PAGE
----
In those children where hyperaldosteronism is being considered, your child’s doctor may order blood or urine tests to check for too much aldosterone and too little potassium. The physician will also perhaps order a CT scan to look for noncancerous tumors or other abnormal growths on the adrenal glands.

Congenital adrenal hyperplasia (CAH) is most often diagnosed through a screening test of a newborn, by measuring 17 –hydroxyprogesterone from dried blood spots on filter paper cards. If the first one indicates the possibility of CAH, your child’s doctor usually orders another test using blood serum as confirmation.

A complete medical history and physical examination is often the first step in diagnosing pheochromocytoma. Tests include blood and urine tests measuring adrenaline, noradrenaline and their breakdown products; a CT scan to look for tumors or other abnormal growths and a scan using low-level radioactive tagged substances to see how well the adrenal gland is working. The doctor also may suggest genetic testing.

Testing for Addison’s disease may require a blood test that measures cortisol and adrenocorticotropic (ACTH) levels. Depending on the results, the next step is often ACTH stimulation, in which your child will be given a man-made form of ACTH with blood levels taken both before and after administration. A CT scan may be used to look for any tumors or other abnormal growths on the glands.

Laboratory studies that often are ordered to test for adrenocortical carcinoma include blood tests for glucose, cortisol and other hormones. This helps determine which tumors are functional (meaning they produce hormones) or nonfunctional.

Not every child needs all these tests. Your physician will tell you exactly what the next steps are. Each year, the endocrinology specialists at Children’s Medical Center see more than 12,000 pediatric patients for adrenal disorders and other endocrine-related conditions. We have the skill and resources necessary to provide comprehensive and compassionate care for your child too.


The primary treatment for adrenocortical carcinoma is surgery to remove the tumor. Depending on the results, chemotherapy often follows.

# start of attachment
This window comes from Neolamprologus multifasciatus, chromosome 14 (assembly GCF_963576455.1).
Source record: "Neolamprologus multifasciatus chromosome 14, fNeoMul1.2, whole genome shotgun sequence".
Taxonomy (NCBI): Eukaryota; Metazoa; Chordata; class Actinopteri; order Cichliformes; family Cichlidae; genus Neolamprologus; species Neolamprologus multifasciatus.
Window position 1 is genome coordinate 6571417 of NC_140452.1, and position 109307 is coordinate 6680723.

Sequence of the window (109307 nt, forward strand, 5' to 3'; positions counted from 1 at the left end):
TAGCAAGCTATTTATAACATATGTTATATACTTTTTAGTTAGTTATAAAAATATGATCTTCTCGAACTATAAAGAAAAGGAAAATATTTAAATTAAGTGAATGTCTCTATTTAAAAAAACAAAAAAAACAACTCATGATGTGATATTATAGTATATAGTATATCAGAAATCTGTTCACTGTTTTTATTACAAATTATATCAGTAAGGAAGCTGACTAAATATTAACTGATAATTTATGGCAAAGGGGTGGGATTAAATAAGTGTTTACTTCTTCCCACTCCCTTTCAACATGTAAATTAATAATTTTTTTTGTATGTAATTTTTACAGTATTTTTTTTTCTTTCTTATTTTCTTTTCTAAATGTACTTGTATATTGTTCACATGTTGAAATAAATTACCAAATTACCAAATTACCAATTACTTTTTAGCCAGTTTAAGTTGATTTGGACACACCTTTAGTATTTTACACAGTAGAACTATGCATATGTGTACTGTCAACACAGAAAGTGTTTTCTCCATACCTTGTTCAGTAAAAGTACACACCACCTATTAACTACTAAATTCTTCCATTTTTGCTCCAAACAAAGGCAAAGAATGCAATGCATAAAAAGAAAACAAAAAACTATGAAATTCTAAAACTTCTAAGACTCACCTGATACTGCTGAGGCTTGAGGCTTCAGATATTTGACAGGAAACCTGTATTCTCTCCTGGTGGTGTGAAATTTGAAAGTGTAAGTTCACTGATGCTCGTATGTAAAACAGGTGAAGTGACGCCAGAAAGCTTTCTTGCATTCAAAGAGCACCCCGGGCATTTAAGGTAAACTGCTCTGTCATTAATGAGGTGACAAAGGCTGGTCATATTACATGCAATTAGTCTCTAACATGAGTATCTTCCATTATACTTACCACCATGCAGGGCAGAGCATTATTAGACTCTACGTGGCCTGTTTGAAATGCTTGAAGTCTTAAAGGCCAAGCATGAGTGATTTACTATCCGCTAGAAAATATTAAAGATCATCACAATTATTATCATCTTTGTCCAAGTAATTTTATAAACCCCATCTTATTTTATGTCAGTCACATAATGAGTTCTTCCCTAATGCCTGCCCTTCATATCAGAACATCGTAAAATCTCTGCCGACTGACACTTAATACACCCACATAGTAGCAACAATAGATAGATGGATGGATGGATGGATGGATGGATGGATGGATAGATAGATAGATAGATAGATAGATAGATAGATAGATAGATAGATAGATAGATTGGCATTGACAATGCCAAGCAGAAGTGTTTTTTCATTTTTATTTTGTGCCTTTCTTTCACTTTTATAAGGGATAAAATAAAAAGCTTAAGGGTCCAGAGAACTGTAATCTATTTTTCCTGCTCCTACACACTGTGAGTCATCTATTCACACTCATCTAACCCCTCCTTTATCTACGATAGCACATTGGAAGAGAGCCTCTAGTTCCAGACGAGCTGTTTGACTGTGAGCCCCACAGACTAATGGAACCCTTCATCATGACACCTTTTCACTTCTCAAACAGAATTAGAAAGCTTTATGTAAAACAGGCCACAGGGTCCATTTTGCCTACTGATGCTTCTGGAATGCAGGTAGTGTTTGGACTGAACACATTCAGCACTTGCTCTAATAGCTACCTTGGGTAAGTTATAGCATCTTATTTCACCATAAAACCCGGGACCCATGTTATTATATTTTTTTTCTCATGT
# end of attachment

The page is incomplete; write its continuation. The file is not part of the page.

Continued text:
Cushing’s syndrome treatment will vary based on the cause. If a prescribed medication is creating the release of extra cortisol, your child’s doctor may change either the dosage of the current medication or try a different medicine. If it is caused by the body making too much of the hormone, then oral medication, surgery or radiation may be used.

Congenital Adrenal Hyperplasia (CAH) is a disease that can’t be cured, but can be controlled. Usually this requires taking medication to replace the hormones the body isn’t making. Your child’s doctor will decide if medicine needs to be taken routinely or only when symptoms occur.

Pheochromocytomas are usually treated by surgically removing the tumor. Most of the time, this improves blood pressure levels.

Replacement of cortisol and/or aldosterone is the preferred treatment for Addison’s disease. Your child may also need to add salt to her diet.

Medications that block the effect of aldosterone are the main treatment for hyperaldosteronism. If there is a noncancerous tumor on only one adrenal gland, surgery to remove that tumor is often effective.

Children’s Medical Center uses a multidisciplinary approach to caring for your child. This allows us to offer our patients care from multiple specialists and experts, in a single appointment, at one location. If your child has symptoms of an adrenal disorder, contact us. We provide the comprehensive and individualized care necessary to put your child back on the path to a healthy life.


What are the adrenal glands?

These are glands located at the top of each kidney. They are made up of two sections. The adrenal cortex is responsible for secreting several steroid hormones, including cortisol and aldosterone. The medulla secretes epinephrine.

What is the importance of these hormones?

Among their functions are several that are very important to how well the body works. They help maintain a pregnancy, for example, and they assist your body in handling stress. They keep water, potassium and salt in balance. They also control sexual maturity during childhood and puberty.

What are some of the symptoms of adrenal gland disorders?

The symptoms are largely related to what is happening to the glands. In some instances there may be too little of a hormone being made; in others, too much.  Symptoms of too much cortisol include weight gain, slow growth, acne, bruising, constant and severe fatigue, and upper body obesity. When the gland doesn’t make enough cortisol, it can have an impact on growth, on the normal development of the genitals, and on early puberty.
One symptom that will probably bring you to your child’s doctor for an aldosterone   disorder is high blood pressure that is hard to control. Others include muscle cramping, frequent urination, especially during the night; headaches and generalized weakness.

How are adrenal gland disorders diagnosed?

Exactly what your child’s doctor does to diagnose your child depends on which disorder is suspected. Generally, blood or other fluid samples will be taken to look for abnormal levels of hormones. Depending on the results, the next step may be getting CT scans or Magnetic Resonance Imaging (MRI) studies to see if there are any growths on the glands.

How are adrenal gland disorders treated?

As with diagnosis, treatment will depend on the problem’s cause. For many children with low hormone levels, replacement medication may be all that is needed. At high levels, your child’s doctor may prescribe medications to block production of the hormone. Surgery to remove growths on one or both of the glands may also be recommended.